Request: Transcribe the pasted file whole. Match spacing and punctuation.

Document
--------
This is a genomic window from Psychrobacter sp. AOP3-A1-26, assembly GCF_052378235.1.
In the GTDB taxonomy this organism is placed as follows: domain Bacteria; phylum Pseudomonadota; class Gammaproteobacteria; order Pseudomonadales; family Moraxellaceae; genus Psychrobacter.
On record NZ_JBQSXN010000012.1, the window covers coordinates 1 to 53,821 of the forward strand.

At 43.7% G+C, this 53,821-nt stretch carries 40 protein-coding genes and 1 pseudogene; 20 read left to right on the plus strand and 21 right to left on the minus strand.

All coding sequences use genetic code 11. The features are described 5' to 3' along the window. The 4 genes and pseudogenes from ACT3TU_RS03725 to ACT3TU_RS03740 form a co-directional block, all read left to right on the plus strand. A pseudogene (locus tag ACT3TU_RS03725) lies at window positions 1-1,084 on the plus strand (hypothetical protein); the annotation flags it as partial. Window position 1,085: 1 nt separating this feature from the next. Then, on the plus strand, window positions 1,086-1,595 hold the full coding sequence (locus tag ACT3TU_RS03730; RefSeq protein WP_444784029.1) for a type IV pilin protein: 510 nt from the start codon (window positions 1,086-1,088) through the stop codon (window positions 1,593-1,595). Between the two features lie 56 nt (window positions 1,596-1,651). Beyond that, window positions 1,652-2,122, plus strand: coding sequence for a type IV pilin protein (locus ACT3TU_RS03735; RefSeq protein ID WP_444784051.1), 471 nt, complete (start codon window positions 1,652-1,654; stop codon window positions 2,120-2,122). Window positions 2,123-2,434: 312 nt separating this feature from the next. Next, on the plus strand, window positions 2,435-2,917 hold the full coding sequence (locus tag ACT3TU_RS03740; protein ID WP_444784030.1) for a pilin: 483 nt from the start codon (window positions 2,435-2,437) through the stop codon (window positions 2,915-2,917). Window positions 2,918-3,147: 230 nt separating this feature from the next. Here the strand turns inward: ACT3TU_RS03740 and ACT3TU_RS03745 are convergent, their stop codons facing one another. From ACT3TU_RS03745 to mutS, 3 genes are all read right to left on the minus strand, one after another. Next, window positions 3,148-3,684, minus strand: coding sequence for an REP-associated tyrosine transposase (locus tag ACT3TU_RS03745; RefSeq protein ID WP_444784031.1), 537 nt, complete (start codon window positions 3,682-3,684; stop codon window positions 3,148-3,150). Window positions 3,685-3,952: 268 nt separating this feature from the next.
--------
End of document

This is a genomic window from Psychrobacter sp. AOP3-A1-26, assembly GCF_052378235.1.
In the GTDB taxonomy this organism is placed as follows: domain Bacteria; phylum Pseudomonadota; class Gammaproteobacteria; order Pseudomonadales; family Moraxellaceae; genus Psychrobacter.
On record NZ_JBQSXN010000012.1, the window covers coordinates 1 to 53,821 of the forward strand.

At 43.7% G+C, this 53,821-nt stretch carries 40 protein-coding genes and 1 pseudogene; 20 read left to right on the plus strand and 21 right to left on the minus strand.

All coding sequences use genetic code 11. The features are described 5' to 3' along the window. The 4 genes and pseudogenes from ACT3TU_RS03725 to ACT3TU_RS03740 form a co-directional block, all read left to right on the plus strand. A pseudogene (locus tag ACT3TU_RS03725) lies at window positions 1-1,084 on the plus strand (hypothetical protein); the annotation flags it as partial. Window position 1,085: 1 nt separating this feature from the next. Then, on the plus strand, window positions 1,086-1,595 hold the full coding sequence (locus tag ACT3TU_RS03730; RefSeq protein WP_444784029.1) for a type IV pilin protein: 510 nt from the start codon (window positions 1,086-1,088) through the stop codon (window positions 1,593-1,595). Between the two features lie 56 nt (window positions 1,596-1,651). Beyond that, window positions 1,652-2,122, plus strand: coding sequence for a type IV pilin protein (locus ACT3TU_RS03735; RefSeq protein ID WP_444784051.1), 471 nt, complete (start codon window positions 1,652-1,654; stop codon window positions 2,120-2,122). Window positions 2,123-2,434: 312 nt separating this feature from the next. Next, on the plus strand, window positions 2,435-2,917 hold the full coding sequence (locus tag ACT3TU_RS03740; protein ID WP_444784030.1) for a pilin: 483 nt from the start codon (window positions 2,435-2,437) through the stop codon (window positions 2,915-2,917). Window positions 2,918-3,147: 230 nt separating this feature from the next. Here the strand turns inward: ACT3TU_RS03740 and ACT3TU_RS03745 are convergent, their stop codons facing one another. From ACT3TU_RS03745 to mutS, 3 genes are all read right to left on the minus strand, one after another. Next, window positions 3,148-3,684, minus strand: coding sequence for an REP-associated tyrosine transposase (locus tag ACT3TU_RS03745; RefSeq protein ID WP_444784031.1), 537 nt, complete (start codon window positions 3,682-3,684; stop codon window positions 3,148-3,150). Window positions 3,685-3,952: 268 nt separating this feature from the next.